Builder or an electrician? A Stevenage charity needs your help to create 40 libraries in deprived African communities
PUBLISHED: 16:59 27 October 2019
A charity is appealing for help in reaching its ambitious goal of creating 40 libraries in deprived African communities by 2030.
Just Be A Child was set up by Stevenage resident Lenka McAlinden in 2013 following a trip to Kenya. The charity builds playgrounds and transforms shipping containers into libraries in the African country, opening its fourth library in September.
Since 2015, people in Hertfordshire have donated more than 90,000 books that are being read by more than 350,000 children in Kenya.
Now Lenka and her team have their sights set on establishing 40 libraries by 2030 and are creating a warehouse near Hitchin to store thousands of donations of books, toys and stationery.
Lenka said: "Plans for growth are being formed. We will buy two 40 foot storage containers and join them together - replacing our 20 foot storage container, which is bursting at the seams.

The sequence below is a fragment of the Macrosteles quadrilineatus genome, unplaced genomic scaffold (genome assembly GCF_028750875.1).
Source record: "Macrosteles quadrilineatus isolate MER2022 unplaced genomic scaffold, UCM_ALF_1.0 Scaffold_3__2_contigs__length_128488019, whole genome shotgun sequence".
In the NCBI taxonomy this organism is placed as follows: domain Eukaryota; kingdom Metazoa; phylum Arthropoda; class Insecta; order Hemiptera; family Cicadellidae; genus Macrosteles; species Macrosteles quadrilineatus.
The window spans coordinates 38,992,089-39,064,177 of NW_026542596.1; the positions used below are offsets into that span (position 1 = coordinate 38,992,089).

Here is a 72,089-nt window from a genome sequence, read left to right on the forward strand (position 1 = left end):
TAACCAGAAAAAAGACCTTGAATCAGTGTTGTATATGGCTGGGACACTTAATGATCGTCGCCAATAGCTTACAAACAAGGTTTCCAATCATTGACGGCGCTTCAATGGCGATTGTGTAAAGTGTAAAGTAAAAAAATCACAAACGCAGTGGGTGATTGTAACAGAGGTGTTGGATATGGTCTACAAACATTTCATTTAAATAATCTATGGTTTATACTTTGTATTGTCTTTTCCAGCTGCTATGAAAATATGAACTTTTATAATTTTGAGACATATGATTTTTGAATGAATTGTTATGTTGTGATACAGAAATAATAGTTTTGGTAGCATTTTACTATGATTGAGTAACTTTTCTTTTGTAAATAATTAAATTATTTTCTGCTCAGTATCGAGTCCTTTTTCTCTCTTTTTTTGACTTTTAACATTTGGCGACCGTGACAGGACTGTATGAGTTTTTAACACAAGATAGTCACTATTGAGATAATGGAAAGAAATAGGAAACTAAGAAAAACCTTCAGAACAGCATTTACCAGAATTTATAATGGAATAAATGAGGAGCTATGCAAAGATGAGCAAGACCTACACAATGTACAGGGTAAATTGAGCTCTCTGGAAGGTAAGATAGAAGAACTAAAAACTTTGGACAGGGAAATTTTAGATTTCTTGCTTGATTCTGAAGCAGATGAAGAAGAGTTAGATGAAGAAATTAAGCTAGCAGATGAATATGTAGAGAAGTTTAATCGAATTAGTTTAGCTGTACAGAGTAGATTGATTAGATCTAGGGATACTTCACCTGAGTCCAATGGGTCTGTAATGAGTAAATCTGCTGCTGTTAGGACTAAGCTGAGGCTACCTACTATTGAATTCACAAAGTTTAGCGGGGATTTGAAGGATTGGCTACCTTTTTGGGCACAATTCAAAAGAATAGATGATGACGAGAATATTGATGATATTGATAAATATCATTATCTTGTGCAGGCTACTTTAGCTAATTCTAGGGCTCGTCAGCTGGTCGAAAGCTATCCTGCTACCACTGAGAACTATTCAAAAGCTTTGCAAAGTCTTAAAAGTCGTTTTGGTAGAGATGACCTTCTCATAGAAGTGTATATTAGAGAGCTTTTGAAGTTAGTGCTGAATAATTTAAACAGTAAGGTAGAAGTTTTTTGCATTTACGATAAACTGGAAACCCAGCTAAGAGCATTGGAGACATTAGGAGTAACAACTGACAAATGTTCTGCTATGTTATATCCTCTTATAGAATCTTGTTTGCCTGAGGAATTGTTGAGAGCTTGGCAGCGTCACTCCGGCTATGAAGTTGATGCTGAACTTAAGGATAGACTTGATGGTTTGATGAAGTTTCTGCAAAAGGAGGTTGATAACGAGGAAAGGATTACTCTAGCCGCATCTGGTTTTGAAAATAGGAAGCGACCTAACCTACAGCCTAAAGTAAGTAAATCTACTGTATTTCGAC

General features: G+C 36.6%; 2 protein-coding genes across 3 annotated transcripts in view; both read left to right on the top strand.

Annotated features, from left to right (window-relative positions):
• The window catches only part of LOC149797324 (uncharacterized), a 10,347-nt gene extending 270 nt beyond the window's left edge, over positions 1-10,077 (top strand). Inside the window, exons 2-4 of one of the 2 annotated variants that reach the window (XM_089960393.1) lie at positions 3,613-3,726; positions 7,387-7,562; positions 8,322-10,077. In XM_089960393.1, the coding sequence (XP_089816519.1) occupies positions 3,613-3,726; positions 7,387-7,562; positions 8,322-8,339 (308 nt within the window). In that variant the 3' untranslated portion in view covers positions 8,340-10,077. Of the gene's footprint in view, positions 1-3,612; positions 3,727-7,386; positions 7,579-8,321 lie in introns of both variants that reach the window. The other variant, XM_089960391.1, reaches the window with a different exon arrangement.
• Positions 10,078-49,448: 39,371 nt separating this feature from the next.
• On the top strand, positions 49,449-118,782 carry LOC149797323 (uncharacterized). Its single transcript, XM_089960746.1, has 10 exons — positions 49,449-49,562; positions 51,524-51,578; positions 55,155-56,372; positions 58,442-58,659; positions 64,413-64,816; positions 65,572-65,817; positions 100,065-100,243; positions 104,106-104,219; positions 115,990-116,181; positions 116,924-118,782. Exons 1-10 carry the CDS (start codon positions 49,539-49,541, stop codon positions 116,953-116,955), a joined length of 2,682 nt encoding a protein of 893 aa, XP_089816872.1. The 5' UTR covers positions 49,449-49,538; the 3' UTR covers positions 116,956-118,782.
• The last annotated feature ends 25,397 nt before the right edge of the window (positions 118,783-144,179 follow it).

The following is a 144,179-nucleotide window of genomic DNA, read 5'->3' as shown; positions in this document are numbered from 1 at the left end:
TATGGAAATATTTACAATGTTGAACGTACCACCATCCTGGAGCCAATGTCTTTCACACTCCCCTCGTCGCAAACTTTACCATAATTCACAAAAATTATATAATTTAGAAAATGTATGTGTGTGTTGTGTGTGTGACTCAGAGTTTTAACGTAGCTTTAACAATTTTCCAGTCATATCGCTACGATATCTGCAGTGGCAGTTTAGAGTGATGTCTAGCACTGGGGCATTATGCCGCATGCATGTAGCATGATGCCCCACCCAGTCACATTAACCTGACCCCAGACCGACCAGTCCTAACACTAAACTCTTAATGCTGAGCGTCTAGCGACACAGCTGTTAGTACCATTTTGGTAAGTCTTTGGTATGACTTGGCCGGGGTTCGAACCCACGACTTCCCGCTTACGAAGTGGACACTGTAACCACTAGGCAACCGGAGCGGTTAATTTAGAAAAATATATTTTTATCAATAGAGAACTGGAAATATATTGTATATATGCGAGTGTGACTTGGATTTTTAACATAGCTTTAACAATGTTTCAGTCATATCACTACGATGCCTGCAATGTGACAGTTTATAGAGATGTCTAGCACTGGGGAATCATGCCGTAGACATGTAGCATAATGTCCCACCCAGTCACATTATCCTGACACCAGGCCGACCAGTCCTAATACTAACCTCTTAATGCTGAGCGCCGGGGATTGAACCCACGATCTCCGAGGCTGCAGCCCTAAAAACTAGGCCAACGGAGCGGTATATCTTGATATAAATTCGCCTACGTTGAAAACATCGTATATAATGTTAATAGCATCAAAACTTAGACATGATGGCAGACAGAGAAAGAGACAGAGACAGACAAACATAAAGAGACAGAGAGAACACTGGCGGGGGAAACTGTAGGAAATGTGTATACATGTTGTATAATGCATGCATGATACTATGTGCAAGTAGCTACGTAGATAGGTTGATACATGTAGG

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"Builders and electricians will be needed, and advice on efficient organisation of a warehouse would be great.
"We aim to have this done by the end of January, leaving us with five months to sort, count and pack over 30,000 books."
The charity aims to provide two more Kenyan communities with libraries next summer.
To help fundraise, JBAC will be selling hot chocolate at the Christmas lights switch-on in Stevenage's Town Square on November 30.
Lenka said: "Spurred by trying to fulfil our ambitious vision of building 40 libraries by 2030 we are looking at how else to promote what we do and raise funds. If you have an idea for a fundraising activity, please get in touch, or if you would like to join us at any point, please do. We need all the help we can get."
And Lenka is keen to stress how rewarding JBAC's work is. A member of the Chidzangoni community - where the charity established its first library in 2016 - said: "Our village was very quiet before and now is very busy and active. Before this project, our children were idle, especially when the schools were closed during the holidays. But things have changed. A number of children are now speaking English because they regularly come to the library to read books. The library also has craft sessions, toys and space to work. The children's grades are much improved across all subjects."
If you can help JBAC, call 07737 500501 or email email@example.com.